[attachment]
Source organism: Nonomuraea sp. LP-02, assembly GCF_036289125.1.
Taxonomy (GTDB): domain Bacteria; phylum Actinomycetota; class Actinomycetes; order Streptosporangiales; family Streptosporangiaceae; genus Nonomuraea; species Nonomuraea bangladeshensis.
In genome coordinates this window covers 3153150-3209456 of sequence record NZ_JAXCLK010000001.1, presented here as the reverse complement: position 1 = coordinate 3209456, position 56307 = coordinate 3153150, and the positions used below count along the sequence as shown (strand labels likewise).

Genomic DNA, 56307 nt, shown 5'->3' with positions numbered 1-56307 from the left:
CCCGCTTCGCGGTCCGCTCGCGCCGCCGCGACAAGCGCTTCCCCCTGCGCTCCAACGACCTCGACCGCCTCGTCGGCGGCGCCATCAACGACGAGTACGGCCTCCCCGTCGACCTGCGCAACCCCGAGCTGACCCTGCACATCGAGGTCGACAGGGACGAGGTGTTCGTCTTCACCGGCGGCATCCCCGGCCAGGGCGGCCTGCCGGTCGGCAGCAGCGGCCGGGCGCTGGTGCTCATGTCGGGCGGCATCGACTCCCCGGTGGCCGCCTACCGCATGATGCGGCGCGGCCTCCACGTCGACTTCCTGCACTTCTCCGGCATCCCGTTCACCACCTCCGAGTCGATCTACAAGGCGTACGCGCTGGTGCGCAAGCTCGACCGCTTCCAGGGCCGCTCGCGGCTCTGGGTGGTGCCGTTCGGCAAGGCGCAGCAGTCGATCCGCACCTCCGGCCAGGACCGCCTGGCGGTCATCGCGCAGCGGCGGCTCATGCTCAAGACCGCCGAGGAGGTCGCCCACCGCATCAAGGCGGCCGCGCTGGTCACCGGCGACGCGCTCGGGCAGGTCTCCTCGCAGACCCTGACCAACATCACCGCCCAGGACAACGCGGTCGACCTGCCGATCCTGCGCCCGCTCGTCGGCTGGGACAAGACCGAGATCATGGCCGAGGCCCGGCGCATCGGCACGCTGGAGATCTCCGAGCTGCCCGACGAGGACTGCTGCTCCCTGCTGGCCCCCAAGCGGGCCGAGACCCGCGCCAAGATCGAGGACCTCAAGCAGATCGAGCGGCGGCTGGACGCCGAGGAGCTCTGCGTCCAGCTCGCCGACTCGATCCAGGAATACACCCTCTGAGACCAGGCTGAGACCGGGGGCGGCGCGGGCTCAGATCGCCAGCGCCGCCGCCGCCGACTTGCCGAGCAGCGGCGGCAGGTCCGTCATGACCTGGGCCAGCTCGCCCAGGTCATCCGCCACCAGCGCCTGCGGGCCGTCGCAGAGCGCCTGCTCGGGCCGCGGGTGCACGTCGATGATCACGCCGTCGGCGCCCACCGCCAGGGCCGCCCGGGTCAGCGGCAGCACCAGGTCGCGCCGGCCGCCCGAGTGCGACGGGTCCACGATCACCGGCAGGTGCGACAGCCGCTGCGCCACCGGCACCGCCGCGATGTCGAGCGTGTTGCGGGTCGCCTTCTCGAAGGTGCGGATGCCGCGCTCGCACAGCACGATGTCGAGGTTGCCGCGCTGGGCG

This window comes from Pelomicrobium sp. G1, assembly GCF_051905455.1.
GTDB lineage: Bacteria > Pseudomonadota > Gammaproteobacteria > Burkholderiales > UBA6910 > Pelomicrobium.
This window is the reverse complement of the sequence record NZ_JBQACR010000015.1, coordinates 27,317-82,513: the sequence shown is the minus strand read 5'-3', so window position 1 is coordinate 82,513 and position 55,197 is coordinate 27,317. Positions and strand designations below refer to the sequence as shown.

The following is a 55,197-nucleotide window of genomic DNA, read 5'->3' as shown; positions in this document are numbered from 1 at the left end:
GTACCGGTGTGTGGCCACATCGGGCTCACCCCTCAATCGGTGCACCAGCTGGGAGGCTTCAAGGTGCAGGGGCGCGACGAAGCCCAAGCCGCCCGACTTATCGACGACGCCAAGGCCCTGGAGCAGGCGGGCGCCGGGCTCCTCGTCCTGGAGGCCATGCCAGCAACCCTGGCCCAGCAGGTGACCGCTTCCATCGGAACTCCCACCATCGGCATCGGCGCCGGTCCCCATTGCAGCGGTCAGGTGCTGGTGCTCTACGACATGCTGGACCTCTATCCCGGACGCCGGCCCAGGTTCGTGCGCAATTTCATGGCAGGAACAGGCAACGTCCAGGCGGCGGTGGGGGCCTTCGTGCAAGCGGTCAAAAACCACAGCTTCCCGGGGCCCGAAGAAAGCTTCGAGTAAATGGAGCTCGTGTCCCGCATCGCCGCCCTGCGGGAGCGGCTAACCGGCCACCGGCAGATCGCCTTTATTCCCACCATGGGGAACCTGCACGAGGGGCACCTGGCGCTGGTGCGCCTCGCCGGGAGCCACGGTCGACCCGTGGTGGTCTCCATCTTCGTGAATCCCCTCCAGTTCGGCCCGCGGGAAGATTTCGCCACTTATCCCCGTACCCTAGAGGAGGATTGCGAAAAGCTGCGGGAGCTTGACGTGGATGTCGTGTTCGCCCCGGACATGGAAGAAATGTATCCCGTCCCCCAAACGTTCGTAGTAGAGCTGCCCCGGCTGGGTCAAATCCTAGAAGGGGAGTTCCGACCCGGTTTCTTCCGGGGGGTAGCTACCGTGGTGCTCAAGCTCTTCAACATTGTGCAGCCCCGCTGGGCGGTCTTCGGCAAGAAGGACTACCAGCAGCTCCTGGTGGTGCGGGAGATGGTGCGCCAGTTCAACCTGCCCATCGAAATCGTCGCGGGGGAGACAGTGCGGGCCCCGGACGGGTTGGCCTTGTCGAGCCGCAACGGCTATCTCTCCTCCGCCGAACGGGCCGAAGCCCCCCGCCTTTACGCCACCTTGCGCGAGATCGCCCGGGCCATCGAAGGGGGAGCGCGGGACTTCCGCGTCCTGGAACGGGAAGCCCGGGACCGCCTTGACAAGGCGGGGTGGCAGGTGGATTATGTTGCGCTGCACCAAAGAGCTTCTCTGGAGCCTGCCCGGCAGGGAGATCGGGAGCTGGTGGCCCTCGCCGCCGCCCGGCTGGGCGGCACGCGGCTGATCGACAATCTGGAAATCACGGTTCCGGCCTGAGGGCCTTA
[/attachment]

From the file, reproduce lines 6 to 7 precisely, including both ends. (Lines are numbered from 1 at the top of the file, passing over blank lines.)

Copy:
This window comes from Pelomicrobium sp. G1, assembly GCF_051905455.1.
GTDB lineage: Bacteria > Pseudomonadota > Gammaproteobacteria > Burkholderiales > UBA6910 > Pelomicrobium.